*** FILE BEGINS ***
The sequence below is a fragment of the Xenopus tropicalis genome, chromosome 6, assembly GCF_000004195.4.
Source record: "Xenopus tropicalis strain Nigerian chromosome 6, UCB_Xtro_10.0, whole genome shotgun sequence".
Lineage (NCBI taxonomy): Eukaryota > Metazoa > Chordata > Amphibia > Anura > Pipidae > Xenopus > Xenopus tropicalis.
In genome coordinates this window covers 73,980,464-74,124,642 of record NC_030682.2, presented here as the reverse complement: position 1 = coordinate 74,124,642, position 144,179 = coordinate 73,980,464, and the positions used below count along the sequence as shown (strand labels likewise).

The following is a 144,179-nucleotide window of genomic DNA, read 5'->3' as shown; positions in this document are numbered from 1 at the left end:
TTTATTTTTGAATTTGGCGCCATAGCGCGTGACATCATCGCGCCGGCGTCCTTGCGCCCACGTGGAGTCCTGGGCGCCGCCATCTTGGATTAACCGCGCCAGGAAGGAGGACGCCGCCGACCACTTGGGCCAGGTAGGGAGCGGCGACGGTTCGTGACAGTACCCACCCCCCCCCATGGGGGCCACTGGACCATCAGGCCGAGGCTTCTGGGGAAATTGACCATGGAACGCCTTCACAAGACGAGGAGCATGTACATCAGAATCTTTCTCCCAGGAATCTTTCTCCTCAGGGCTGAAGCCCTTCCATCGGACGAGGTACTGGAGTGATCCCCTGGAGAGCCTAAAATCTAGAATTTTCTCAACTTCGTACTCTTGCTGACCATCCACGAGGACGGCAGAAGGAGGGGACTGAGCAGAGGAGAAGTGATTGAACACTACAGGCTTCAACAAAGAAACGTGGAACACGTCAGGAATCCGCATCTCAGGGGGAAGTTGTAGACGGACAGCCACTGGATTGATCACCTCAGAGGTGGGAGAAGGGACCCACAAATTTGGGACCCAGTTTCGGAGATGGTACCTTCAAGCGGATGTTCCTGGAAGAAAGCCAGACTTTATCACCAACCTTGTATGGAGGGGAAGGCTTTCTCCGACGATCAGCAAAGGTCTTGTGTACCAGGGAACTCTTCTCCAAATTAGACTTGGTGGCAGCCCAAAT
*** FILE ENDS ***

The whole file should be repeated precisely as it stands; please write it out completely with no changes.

The sequence below is a fragment of the Xenopus tropicalis genome, chromosome 6, assembly GCF_000004195.4.
Source record: "Xenopus tropicalis strain Nigerian chromosome 6, UCB_Xtro_10.0, whole genome shotgun sequence".
Lineage (NCBI taxonomy): Eukaryota > Metazoa > Chordata > Amphibia > Anura > Pipidae > Xenopus > Xenopus tropicalis.
In genome coordinates this window covers 73,980,464-74,124,642 of record NC_030682.2, presented here as the reverse complement: position 1 = coordinate 74,124,642, position 144,179 = coordinate 73,980,464, and the positions used below count along the sequence as shown (strand labels likewise).

The following is a 144,179-nucleotide window of genomic DNA, read 5'->3' as shown; positions in this document are numbered from 1 at the left end:
TTTATTTTTGAATTTGGCGCCATAGCGCGTGACATCATCGCGCCGGCGTCCTTGCGCCCACGTGGAGTCCTGGGCGCCGCCATCTTGGATTAACCGCGCCAGGAAGGAGGACGCCGCCGACCACTTGGGCCAGGTAGGGAGCGGCGACGGTTCGTGACAGTACCCACCCCCCCCCATGGGGGCCACTGGACCATCAGGCCGAGGCTTCTGGGGAAATTGACCATGGAACGCCTTCACAAGACGAGGAGCATGTACATCAGAATCTTTCTCCCAGGAATCTTTCTCCTCAGGGCTGAAGCCCTTCCATCGGACGAGGTACTGGAGTGATCCCCTGGAGAGCCTAAAATCTAGAATTTTCTCAACTTCGTACTCTTGCTGACCATCCACGAGGACGGCAGAAGGAGGGGACTGAGCAGAGGAGAAGTGATTGAACACTACAGGCTTCAACAAAGAAACGTGGAACACGTCAGGAATCCGCATCTCAGGGGGAAGTTGTAGACGGACAGCCACTGGATTGATCACCTCAGAGGTGGGAGAAGGGACCCACAAATTTGGGACCCAGTTTCGGAGATGGTACCTTCAAGCGGATGTTCCTGGAAGAAAGCCAGACTTTATCACCAACCTTGTATGGAGGGGAAGGCTTTCTCCGACGATCAGCAAAGGTCTTGTGTACCAGGGAACTCTTCTCCAAATTAGACTTGGTGGCAGCCCAAAT